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Podcast #40: Maira Kalman on Her Favorite Things

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Illustrator and writer Maira Kalman's My Favorite Things is an arresting portrait of the significance of objects in our lives, from Toscanini's pants to Abraham Lincoln's pocket watch. At a recent Books at Noon event, she spoke with us about her favorite things, including, Kantian walks, Pippi Longstocking, and Monet.

Maira Kalman

The artist described the women in her family as smart and irreverent, particularly her mother. In fact, it was at her mother's urging that Kalman became a library patron:

"She never wrote, though there was a lot of letter writing, which was another way of them expressing themselves... What she did encourage me to do was to read, and that was critical in my family. So when we came to America, we went to the library. We didn't buy books. We went to the library and we worked our way around. And when I got to L, when we got to Pippi Longstocking, I said, 'This is the job for me. I'm going to be a writer.' There was no question about it."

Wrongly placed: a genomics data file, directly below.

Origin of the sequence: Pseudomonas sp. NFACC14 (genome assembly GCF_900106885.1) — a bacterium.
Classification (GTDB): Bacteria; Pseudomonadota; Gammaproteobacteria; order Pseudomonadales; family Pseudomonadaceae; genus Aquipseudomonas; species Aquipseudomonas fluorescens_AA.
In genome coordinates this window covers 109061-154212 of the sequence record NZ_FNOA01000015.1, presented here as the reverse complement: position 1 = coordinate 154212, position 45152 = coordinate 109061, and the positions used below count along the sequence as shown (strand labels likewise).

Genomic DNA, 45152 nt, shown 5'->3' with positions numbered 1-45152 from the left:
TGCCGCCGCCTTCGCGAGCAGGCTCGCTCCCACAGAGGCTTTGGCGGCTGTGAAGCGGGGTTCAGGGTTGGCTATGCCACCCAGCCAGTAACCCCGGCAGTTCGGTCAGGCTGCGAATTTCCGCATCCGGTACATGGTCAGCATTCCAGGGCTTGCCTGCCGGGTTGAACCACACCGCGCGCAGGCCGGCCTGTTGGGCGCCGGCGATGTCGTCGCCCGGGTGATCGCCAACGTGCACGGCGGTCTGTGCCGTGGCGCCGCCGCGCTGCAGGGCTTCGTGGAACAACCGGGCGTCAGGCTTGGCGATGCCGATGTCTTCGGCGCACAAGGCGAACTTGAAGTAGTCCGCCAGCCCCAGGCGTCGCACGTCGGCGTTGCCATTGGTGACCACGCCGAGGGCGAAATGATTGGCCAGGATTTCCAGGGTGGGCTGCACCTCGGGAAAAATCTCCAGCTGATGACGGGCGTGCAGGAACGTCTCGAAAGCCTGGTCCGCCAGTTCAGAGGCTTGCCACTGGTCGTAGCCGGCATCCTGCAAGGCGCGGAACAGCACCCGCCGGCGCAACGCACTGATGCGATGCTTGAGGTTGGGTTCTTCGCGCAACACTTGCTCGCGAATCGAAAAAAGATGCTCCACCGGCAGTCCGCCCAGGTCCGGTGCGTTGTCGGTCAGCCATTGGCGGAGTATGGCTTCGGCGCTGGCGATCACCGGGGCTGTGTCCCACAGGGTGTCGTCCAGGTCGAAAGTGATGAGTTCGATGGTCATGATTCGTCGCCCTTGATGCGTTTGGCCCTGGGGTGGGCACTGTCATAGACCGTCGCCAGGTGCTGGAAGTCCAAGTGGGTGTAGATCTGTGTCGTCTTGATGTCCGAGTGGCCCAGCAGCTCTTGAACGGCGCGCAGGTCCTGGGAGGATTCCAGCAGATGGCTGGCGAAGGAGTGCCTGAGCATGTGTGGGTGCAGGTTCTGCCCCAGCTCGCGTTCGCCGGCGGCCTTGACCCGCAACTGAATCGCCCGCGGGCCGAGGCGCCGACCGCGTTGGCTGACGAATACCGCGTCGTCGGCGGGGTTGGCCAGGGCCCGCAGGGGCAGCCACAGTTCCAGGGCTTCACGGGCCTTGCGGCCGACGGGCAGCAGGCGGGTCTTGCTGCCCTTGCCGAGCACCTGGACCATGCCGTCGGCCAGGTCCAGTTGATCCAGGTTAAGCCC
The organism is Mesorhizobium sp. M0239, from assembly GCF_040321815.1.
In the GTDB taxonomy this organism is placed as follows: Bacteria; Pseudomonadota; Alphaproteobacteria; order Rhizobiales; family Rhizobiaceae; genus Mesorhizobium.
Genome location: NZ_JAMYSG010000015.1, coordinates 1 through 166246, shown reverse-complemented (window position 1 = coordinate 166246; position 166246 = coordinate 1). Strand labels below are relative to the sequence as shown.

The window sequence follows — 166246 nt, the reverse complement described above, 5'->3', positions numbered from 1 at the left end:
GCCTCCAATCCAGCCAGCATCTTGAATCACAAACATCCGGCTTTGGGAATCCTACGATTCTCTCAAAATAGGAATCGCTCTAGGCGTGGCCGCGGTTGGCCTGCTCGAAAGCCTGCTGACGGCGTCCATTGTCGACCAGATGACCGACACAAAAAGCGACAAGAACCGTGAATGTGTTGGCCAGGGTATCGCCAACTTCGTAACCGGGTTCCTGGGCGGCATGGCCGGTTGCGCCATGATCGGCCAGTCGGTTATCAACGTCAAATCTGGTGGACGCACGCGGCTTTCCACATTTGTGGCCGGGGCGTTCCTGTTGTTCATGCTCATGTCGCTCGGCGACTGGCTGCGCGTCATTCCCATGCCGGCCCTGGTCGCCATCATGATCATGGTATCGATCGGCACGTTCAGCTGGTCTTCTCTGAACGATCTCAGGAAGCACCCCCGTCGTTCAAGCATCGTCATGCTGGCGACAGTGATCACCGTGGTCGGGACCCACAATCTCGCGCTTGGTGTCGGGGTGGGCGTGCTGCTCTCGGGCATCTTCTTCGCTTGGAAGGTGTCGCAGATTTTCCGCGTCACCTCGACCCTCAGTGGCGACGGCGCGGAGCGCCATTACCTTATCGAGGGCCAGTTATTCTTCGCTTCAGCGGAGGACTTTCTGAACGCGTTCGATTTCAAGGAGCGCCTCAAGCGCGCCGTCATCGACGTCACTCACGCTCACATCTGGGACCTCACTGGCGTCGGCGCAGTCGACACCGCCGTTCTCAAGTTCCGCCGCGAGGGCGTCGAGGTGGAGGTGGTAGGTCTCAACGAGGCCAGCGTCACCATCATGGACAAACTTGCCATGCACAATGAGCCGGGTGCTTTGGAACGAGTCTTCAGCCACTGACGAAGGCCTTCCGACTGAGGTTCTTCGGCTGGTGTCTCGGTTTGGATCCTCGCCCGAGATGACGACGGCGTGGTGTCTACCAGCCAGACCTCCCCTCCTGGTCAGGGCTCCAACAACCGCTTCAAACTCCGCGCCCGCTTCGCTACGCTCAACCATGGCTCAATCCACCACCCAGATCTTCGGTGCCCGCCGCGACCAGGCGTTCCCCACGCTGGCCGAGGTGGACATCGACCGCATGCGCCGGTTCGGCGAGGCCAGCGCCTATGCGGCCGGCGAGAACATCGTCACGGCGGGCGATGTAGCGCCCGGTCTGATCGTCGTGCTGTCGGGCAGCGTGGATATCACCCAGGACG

Since then, Kalman has become one of the greatest and most beloved creative minds in America. Her secret? Just putting one foot in front of the other:

"Kant: I know nothing else about him except he took a walk, and that's about the extent of my knowledge. But he took a walk at three-thirty everyday... So when I was teaching a course for design students at SVA, one of the years we took this Kantian theme where you take a walk by yourself without your phone and your things and no music and no conversation, and you're really able to experience what people do experience which is just the freedom of not thinking about something and the ability for a human being to experience the pleasure of everything that's around them, so you get to this kind of giddy state... and all of a sudden problems are solved and ideas flood in and you don't know where they came from."

Another major source of inspiration to Kalman are her fellow artists. She explained that she learns from observing, and the lessons provided by looking are not merely brushstroke techniques:

"I consider myself an illustrator, but I spend a lot of time in museums. And really, the more I paint, the more I'm inspecting how other people are painting. And if you look at a Monet waterlily, you could probably look at that for the rest of all time and learn a tremendous amount, both about the nature of being alive and about the nature of what kind of truth you want to express in your life and how do you use that white and how do you do that thing."

You can subscribe to the New York Public Library Podcast to hear more conversations with wonderful artists, writers, and intellectuals. Join the conversation today!

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